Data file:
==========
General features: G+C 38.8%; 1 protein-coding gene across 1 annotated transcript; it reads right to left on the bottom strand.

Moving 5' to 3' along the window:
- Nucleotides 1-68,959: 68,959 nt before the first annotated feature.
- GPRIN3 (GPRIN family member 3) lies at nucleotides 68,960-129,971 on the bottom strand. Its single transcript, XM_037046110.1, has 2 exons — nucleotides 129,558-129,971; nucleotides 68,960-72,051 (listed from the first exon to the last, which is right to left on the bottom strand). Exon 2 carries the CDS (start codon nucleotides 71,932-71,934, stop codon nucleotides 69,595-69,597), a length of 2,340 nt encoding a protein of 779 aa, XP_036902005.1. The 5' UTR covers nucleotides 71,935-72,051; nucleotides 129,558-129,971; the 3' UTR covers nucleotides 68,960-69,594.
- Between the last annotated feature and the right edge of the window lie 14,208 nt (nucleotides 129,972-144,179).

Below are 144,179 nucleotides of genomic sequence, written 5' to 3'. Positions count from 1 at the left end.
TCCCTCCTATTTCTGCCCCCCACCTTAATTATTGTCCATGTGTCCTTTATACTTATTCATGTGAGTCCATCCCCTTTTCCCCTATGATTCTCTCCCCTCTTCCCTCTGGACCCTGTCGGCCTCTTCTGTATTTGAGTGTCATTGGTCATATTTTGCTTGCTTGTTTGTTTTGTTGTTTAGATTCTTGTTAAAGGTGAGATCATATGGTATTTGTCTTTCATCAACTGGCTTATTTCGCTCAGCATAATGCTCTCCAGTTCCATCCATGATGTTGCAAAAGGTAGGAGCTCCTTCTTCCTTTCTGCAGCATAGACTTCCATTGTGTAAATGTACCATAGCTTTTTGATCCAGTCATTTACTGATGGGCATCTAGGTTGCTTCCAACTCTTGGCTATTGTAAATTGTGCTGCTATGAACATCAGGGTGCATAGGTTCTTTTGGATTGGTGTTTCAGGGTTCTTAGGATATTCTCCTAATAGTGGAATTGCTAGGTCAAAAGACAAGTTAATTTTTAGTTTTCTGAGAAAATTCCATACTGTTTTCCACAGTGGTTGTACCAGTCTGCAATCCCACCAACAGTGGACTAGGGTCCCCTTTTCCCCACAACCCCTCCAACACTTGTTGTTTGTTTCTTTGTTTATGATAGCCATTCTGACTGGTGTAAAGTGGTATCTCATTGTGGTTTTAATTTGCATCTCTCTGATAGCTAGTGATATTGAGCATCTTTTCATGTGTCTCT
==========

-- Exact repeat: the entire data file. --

General features: G+C 38.8%; 1 protein-coding gene across 1 annotated transcript; it reads right to left on the bottom strand.

Moving 5' to 3' along the window:
- Nucleotides 1-68,959: 68,959 nt before the first annotated feature.
- GPRIN3 (GPRIN family member 3) lies at nucleotides 68,960-129,971 on the bottom strand. Its single transcript, XM_037046110.1, has 2 exons — nucleotides 129,558-129,971; nucleotides 68,960-72,051 (listed from the first exon to the last, which is right to left on the bottom strand). Exon 2 carries the CDS (start codon nucleotides 71,932-71,934, stop codon nucleotides 69,595-69,597), a length of 2,340 nt encoding a protein of 779 aa, XP_036902005.1. The 5' UTR covers nucleotides 71,935-72,051; nucleotides 129,558-129,971; the 3' UTR covers nucleotides 68,960-69,594.
- Between the last annotated feature and the right edge of the window lie 14,208 nt (nucleotides 129,972-144,179).

Below are 144,179 nucleotides of genomic sequence, written 5' to 3'. Positions count from 1 at the left end.
TCCCTCCTATTTCTGCCCCCCACCTTAATTATTGTCCATGTGTCCTTTATACTTATTCATGTGAGTCCATCCCCTTTTCCCCTATGATTCTCTCCCCTCTTCCCTCTGGACCCTGTCGGCCTCTTCTGTATTTGAGTGTCATTGGTCATATTTTGCTTGCTTGTTTGTTTTGTTGTTTAGATTCTTGTTAAAGGTGAGATCATATGGTATTTGTCTTTCATCAACTGGCTTATTTCGCTCAGCATAATGCTCTCCAGTTCCATCCATGATGTTGCAAAAGGTAGGAGCTCCTTCTTCCTTTCTGCAGCATAGACTTCCATTGTGTAAATGTACCATAGCTTTTTGATCCAGTCATTTACTGATGGGCATCTAGGTTGCTTCCAACTCTTGGCTATTGTAAATTGTGCTGCTATGAACATCAGGGTGCATAGGTTCTTTTGGATTGGTGTTTCAGGGTTCTTAGGATATTCTCCTAATAGTGGAATTGCTAGGTCAAAAGACAAGTTAATTTTTAGTTTTCTGAGAAAATTCCATACTGTTTTCCACAGTGGTTGTACCAGTCTGCAATCCCACCAACAGTGGACTAGGGTCCCCTTTTCCCCACAACCCCTCCAACACTTGTTGTTTGTTTCTTTGTTTATGATAGCCATTCTGACTGGTGTAAAGTGGTATCTCATTGTGGTTTTAATTTGCATCTCTCTGATAGCTAGTGATATTGAGCATCTTTTCATGTGTCTCT